DNA Extractions

Briefly, DNA was extracted from the dried faecal contents of all birds using the Qiagen QIAamp DNA Stool Kit, following the "Isolation of DNA from Stool for Pathogen Detection" protocol (June 2012 edition), with modifications described in (Shutt et al., 2020) to accommodate dried avian faeces. A 0.10 - 0.20 g aliquot of each faecal sample was added to the kit, alongside two negative controls which were carried through to sequencing. The negative controls had low sequence reads and were not included in any subsequent analyses. We note that no decontamination methods were used, though they can be beneficial for samples with low biomass (Eisenhofer et al., 2019). Therefore, we recognise that our sequence data may contain some Amplicon Sequence Variants (ASVs) from the external environment, rather than the gut microbiome, although this should not have systematically biased our results. DNA was stored at -20oC. Full extraction methods are described in Supporting Information.

Illumina MiSeq sequencing

Full library preparation details are described in Supporting Information and in Davidson et al 2020 Scientific Reports. Briefly, the V3-V4 variable region of the 16S rRNA gene was amplified from the DNA extracts using the 16S metagenomic sequencing library protocol (Illumina). The DNA was amplified with primers specific to the V3-V4 region of the 16S rRNA gene which also incorporates the Illumina overhang adaptor. Samples were sequenced on the MiSeq sequencing platform (Clinical Microbiomics, Denmark), using a 2 x 300 cycle kit, following standard Illumina sequencing protocols.

Bioinformatics and statistical analysis

The DADA2 pipeline (Callahan et al., 2016) was used to process the raw sequencing data in R version 3.5 (R Core Team, 2019). Sequence quality was visually inspected. Sequences were trimmed to remove adapters and lower quality reads (median quality scores below 25-30 threshold) at the extremities of the sequence and filtered to remove sequences with higher than expected errors. Read errors were estimated before dereplication. Forward and reverse reads were merged to construct 'contig' sequences, these were used to construct a sequence table of ASVs, which counts the number of times each unique sequence is detected. The previous steps were performed for each run separately. Then the separate sequence tables were merged and chimeras removed using the 'consensus' method. Taxonomy was assigned to each ASV by RDP's Naive Bayes Classifier (Wang et al., 2007) against the Silva reference database (version 132)  (Quast et al., 2012). This is at 100% sequence identity in contrast to the lower resolution OTU method which groups sequences at 97% identity. ASVs allow greater sensitivity and specificity, better discrimination of ecological patterns than OTU's and are reusable across studies (Callahan et al., 2017).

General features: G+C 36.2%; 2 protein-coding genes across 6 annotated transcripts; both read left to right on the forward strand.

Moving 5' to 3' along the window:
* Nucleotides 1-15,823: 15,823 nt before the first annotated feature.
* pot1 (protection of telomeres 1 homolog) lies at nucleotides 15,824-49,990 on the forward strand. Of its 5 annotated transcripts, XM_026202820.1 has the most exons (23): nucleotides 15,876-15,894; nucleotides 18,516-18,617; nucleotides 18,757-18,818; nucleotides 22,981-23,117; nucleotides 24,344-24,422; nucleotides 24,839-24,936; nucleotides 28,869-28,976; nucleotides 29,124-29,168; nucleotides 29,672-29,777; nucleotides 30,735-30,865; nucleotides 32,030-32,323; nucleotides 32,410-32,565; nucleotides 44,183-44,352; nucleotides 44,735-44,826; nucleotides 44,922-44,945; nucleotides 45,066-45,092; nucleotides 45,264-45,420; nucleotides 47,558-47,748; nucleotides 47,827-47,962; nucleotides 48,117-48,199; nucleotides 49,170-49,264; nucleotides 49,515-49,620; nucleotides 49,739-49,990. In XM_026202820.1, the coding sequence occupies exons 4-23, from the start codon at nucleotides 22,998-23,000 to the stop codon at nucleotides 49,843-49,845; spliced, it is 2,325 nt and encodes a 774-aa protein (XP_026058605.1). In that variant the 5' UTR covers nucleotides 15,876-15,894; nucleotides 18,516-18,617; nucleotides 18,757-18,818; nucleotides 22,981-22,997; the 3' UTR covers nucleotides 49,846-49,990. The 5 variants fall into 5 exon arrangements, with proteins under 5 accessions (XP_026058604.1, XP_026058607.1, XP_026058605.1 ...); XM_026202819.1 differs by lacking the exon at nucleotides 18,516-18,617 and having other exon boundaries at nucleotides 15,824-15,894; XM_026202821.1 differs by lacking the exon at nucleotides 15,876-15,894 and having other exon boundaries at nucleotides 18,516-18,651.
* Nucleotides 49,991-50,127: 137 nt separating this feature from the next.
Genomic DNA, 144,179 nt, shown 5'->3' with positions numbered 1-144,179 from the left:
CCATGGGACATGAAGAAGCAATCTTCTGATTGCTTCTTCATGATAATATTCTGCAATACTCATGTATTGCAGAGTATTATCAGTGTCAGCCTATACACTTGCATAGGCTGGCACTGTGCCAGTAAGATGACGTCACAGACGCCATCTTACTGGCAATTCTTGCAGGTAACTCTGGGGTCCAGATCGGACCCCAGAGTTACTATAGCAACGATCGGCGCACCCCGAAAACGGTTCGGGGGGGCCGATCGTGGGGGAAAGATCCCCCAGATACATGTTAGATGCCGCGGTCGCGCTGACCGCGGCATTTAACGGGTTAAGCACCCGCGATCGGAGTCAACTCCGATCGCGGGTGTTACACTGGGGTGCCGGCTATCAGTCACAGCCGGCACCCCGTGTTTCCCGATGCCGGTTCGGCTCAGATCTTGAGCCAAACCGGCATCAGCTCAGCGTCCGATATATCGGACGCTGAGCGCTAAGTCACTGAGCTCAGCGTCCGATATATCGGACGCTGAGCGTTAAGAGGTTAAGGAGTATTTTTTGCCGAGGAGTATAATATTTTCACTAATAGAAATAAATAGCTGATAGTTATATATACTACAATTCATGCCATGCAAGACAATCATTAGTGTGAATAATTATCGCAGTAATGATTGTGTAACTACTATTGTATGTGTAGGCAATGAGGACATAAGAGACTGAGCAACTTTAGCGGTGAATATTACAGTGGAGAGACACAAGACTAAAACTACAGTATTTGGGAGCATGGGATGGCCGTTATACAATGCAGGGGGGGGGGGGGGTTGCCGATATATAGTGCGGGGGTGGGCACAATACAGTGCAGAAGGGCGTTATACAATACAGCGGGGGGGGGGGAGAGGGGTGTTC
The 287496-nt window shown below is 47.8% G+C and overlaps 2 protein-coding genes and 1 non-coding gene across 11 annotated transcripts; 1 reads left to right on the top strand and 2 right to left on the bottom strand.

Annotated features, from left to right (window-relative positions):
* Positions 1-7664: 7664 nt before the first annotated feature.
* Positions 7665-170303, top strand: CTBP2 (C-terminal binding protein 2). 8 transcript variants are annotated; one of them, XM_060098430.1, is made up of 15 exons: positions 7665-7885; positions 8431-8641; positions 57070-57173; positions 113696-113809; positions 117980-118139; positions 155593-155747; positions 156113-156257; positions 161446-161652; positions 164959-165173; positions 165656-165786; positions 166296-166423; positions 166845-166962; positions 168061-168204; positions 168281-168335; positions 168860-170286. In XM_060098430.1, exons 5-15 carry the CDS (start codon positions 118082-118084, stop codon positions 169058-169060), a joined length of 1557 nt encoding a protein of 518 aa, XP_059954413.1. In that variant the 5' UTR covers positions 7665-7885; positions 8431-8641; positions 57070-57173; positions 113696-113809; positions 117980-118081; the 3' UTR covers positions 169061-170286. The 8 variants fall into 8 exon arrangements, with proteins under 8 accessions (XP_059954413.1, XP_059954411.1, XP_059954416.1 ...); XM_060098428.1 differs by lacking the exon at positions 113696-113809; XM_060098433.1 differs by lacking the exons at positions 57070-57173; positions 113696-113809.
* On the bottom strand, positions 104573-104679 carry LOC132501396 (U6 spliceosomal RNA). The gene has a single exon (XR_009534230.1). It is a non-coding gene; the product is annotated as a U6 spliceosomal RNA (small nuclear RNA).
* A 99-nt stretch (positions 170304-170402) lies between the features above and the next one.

The DADA2 outputs were assembled into a single Phyloseq object (McMurdie & Holmes, 2013). Sequences identified as mitochondrial or chloroplast were removed. Further filtering of samples and ASVs took place in R. Sample completeness curves were plotted using vegan (Oksanen et al., 2019) and helped determine the lower cut-off for sample reads at 10,000 reads. Low read samples (<10000 reads, 9 samples) were removed leaving 195 (Day-8=81, Day-15=114, repeat samples=41) samples for the analysis. Alpha diversity (both Shannon and Chao1 diversity) was calculated using the ‘estimate_richness’ function from the phyloseq package on the filtered dataset. Shannon diversity (Shannon, 1948) measured richness weighted by abundance (the evenness of a community) and Chao1 (Chao, 1984) measured richness, specifically estimating taxa abundance and rare taxa missed from under sampling.

 

Usage Notes

See README.txt for description of variables.

Note, some data subsets were centred and scaled before analyses.

Funding

European Research Council, Award: ERC Consolidator Grant “Evoecocog” Project No. 617509

Leverhulme Trust Early Career Fellowship, Award: ECF-2018-700

Science Foundation Ireland

Leverhulme Trust Early Career Fellowship, Award: ECF-2018-700